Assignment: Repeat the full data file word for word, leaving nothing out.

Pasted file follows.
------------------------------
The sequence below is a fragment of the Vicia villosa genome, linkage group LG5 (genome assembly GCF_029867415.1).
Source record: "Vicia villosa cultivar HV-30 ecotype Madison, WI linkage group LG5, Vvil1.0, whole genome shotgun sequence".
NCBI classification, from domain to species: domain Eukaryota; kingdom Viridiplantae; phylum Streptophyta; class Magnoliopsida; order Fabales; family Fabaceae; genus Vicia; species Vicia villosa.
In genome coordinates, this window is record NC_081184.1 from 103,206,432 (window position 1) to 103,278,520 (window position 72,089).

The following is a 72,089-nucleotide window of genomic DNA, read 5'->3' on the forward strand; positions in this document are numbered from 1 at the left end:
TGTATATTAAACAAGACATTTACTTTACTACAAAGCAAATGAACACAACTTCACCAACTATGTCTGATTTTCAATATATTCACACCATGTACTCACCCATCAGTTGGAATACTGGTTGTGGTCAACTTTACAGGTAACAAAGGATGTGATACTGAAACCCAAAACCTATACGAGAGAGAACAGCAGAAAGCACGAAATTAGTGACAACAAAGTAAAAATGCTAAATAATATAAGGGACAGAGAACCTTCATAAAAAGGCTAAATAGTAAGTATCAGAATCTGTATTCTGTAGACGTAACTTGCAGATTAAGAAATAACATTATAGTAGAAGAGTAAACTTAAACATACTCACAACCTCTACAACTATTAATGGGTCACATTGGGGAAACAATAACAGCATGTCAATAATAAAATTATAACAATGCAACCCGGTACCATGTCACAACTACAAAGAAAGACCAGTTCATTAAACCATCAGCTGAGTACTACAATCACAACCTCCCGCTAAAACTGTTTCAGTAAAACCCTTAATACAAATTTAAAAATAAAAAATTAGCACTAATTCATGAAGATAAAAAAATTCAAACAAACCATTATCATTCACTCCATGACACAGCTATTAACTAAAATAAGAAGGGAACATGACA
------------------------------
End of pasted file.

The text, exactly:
The sequence below is a fragment of the Vicia villosa genome, linkage group LG5 (genome assembly GCF_029867415.1).
Source record: "Vicia villosa cultivar HV-30 ecotype Madison, WI linkage group LG5, Vvil1.0, whole genome shotgun sequence".
NCBI classification, from domain to species: domain Eukaryota; kingdom Viridiplantae; phylum Streptophyta; class Magnoliopsida; order Fabales; family Fabaceae; genus Vicia; species Vicia villosa.
In genome coordinates, this window is record NC_081184.1 from 103,206,432 (window position 1) to 103,278,520 (window position 72,089).

The following is a 72,089-nucleotide window of genomic DNA, read 5'->3' on the forward strand; positions in this document are numbered from 1 at the left end:
TGTATATTAAACAAGACATTTACTTTACTACAAAGCAAATGAACACAACTTCACCAACTATGTCTGATTTTCAATATATTCACACCATGTACTCACCCATCAGTTGGAATACTGGTTGTGGTCAACTTTACAGGTAACAAAGGATGTGATACTGAAACCCAAAACCTATACGAGAGAGAACAGCAGAAAGCACGAAATTAGTGACAACAAAGTAAAAATGCTAAATAATATAAGGGACAGAGAACCTTCATAAAAAGGCTAAATAGTAAGTATCAGAATCTGTATTCTGTAGACGTAACTTGCAGATTAAGAAATAACATTATAGTAGAAGAGTAAACTTAAACATACTCACAACCTCTACAACTATTAATGGGTCACATTGGGGAAACAATAACAGCATGTCAATAATAAAATTATAACAATGCAACCCGGTACCATGTCACAACTACAAAGAAAGACCAGTTCATTAAACCATCAGCTGAGTACTACAATCACAACCTCCCGCTAAAACTGTTTCAGTAAAACCCTTAATACAAATTTAAAAATAAAAAATTAGCACTAATTCATGAAGATAAAAAAATTCAAACAAACCATTATCATTCACTCCATGACACAGCTATTAACTAAAATAAGAAGGGAACATGACA